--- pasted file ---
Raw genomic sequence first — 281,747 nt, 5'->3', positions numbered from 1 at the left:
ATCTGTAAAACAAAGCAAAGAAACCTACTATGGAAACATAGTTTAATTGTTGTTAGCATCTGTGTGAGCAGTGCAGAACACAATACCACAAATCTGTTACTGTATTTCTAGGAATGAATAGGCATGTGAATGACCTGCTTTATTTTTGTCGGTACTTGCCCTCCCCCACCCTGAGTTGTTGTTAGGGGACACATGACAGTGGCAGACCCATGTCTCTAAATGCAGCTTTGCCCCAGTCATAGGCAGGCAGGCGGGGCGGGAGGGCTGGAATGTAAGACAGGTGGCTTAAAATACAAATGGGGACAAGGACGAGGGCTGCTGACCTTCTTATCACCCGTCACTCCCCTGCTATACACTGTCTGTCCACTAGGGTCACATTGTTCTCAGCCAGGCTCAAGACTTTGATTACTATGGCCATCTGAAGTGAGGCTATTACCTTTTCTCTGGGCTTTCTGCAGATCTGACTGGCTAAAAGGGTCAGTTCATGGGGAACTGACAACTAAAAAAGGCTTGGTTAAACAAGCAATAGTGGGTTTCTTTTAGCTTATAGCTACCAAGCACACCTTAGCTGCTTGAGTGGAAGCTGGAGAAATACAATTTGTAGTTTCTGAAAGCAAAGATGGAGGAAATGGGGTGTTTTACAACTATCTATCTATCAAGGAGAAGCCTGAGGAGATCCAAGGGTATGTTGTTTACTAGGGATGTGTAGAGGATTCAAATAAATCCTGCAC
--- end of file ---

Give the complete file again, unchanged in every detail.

Raw genomic sequence first — 281,747 nt, 5'->3', positions numbered from 1 at the left:
ATCTGTAAAACAAAGCAAAGAAACCTACTATGGAAACATAGTTTAATTGTTGTTAGCATCTGTGTGAGCAGTGCAGAACACAATACCACAAATCTGTTACTGTATTTCTAGGAATGAATAGGCATGTGAATGACCTGCTTTATTTTTGTCGGTACTTGCCCTCCCCCACCCTGAGTTGTTGTTAGGGGACACATGACAGTGGCAGACCCATGTCTCTAAATGCAGCTTTGCCCCAGTCATAGGCAGGCAGGCGGGGCGGGAGGGCTGGAATGTAAGACAGGTGGCTTAAAATACAAATGGGGACAAGGACGAGGGCTGCTGACCTTCTTATCACCCGTCACTCCCCTGCTATACACTGTCTGTCCACTAGGGTCACATTGTTCTCAGCCAGGCTCAAGACTTTGATTACTATGGCCATCTGAAGTGAGGCTATTACCTTTTCTCTGGGCTTTCTGCAGATCTGACTGGCTAAAAGGGTCAGTTCATGGGGAACTGACAACTAAAAAAGGCTTGGTTAAACAAGCAATAGTGGGTTTCTTTTAGCTTATAGCTACCAAGCACACCTTAGCTGCTTGAGTGGAAGCTGGAGAAATACAATTTGTAGTTTCTGAAAGCAAAGATGGAGGAAATGGGGTGTTTTACAACTATCTATCTATCAAGGAGAAGCCTGAGGAGATCCAAGGGTATGTTGTTTACTAGGGATGTGTAGAGGATTCAAATAAATCCTGCAC